However, there are some examples of successful involvement. Methods that have been used successfully range from formal mechanisms such as youth councils, child-led surveys and data collection, to informal ones such as photography, computer-aided mapping, model building and role-play. Dr Jenny Wood reports that she had success with a delightfully low-tech method, where children were asked to annotate A3 OS maps with a range of stickers, post-it notes and pens, to highlight their likes, dislikes, routes to school and any other information they felt was important about their local area.
At the other end of the scale, some particularly innovative examples capitalise on recent technological advances. These include the use of mobile phone apps to make traffic reports (see Case Study 1 below), the use of Minecraft (see Case Study 2 below), mapping their local area (Children’s Tracks in Norway) and the use of the SoftGIS methodology in Finland.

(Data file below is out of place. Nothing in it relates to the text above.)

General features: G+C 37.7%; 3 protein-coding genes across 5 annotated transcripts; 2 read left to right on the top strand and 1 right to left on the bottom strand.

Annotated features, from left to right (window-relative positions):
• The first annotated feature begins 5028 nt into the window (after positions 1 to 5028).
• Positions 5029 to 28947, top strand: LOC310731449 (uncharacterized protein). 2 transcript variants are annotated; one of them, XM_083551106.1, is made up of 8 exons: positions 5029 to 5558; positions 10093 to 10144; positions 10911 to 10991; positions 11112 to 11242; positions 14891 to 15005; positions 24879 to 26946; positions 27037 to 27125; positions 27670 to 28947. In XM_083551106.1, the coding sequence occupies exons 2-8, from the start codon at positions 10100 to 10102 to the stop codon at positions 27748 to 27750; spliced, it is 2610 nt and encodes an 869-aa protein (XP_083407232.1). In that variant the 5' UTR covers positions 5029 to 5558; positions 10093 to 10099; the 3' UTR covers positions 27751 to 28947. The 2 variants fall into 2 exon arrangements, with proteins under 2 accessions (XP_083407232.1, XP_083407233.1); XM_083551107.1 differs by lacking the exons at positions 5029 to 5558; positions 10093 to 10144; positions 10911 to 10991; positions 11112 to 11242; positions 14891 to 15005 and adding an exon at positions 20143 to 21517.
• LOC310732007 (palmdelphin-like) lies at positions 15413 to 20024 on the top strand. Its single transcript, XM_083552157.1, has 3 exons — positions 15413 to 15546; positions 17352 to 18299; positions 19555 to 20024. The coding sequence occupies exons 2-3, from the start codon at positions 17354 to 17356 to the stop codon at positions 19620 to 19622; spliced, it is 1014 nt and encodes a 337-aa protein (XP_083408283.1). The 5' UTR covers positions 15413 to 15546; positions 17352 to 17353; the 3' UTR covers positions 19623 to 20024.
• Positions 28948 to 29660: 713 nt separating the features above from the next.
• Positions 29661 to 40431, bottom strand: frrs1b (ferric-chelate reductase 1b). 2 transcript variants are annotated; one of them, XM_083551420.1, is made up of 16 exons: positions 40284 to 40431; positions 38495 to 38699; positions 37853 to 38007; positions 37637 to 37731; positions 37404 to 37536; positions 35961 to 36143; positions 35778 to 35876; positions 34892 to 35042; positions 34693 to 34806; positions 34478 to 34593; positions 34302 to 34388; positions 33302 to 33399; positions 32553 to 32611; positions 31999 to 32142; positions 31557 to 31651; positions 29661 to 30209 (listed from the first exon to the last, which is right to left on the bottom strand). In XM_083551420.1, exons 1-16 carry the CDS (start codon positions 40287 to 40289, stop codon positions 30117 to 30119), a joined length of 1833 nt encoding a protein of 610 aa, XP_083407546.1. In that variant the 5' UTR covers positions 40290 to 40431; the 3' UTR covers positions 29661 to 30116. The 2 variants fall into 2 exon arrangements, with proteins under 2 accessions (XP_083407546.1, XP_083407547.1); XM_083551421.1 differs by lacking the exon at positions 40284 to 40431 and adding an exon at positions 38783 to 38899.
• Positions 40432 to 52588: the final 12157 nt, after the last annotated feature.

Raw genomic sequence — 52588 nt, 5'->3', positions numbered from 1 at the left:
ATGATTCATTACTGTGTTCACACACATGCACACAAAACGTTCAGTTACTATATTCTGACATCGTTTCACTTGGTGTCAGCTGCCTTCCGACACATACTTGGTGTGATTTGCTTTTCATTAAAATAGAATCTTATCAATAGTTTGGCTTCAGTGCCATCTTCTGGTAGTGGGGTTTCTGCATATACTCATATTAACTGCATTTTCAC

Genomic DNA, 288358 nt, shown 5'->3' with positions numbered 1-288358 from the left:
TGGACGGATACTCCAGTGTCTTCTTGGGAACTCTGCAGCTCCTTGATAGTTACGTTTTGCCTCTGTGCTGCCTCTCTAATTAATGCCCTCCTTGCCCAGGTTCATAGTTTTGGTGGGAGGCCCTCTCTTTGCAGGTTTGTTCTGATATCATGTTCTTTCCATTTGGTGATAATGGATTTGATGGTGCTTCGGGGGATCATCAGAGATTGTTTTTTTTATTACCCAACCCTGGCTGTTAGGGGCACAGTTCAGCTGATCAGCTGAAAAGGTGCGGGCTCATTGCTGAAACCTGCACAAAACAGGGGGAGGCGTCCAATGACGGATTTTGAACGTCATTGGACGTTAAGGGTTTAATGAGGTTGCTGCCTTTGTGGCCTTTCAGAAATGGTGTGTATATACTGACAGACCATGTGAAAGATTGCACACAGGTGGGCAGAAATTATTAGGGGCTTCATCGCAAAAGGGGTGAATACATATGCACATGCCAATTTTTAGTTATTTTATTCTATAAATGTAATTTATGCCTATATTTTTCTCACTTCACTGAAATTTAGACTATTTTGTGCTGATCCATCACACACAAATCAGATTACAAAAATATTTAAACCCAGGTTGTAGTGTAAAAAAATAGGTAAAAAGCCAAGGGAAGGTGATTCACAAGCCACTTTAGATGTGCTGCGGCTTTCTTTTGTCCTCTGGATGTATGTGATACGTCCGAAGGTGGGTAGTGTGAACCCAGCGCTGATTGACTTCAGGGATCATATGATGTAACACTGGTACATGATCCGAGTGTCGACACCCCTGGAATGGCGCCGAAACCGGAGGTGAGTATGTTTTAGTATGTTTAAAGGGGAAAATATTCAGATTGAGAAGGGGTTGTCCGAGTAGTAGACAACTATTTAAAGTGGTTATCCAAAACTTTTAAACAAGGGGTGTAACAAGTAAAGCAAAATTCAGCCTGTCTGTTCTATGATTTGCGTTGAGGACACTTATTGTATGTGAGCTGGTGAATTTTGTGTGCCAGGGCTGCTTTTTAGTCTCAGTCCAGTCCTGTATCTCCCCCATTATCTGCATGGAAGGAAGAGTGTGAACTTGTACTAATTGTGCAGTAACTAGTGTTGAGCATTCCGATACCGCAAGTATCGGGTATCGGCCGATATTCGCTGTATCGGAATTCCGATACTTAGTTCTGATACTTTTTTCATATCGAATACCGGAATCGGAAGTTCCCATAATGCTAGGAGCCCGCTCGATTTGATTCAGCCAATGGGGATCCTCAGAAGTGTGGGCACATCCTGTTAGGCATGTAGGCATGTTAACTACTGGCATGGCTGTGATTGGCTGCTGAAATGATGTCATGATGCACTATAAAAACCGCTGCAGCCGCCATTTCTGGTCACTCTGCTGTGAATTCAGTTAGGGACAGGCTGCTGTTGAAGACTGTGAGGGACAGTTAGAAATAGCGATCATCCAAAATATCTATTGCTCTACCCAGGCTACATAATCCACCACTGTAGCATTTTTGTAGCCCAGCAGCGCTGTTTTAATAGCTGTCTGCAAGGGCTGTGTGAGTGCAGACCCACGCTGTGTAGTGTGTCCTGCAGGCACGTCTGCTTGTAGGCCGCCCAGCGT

Case Study: Traffic Agent, Norway
A new app-based initiative in Oslo, ‘Traffic Agent’, directly involves children in transport planning. It enables children to provide direct feedback on road safety, based on their own experiences. The app makes use of ‘gamification’ whereby users act as “secret agents” for the city, sending immediate reports on their route to school when they come across, for example, a difficult crossing on the street or an area of heavy traffic.
The project lead, Vibeke Rørholt, illustrates its impact: “I received a telephone call from the mother of a little boy who had reported some bushes that meant he couldn’t see when he was crossing the street. And two days later the bushes were cut. She phoned in saying he’s so happy that he could make this happen.”
Case study: Blockbuilders, England
Blockbuilders is an innovative method of involving communities, and children and young people in particular, in the town planning system.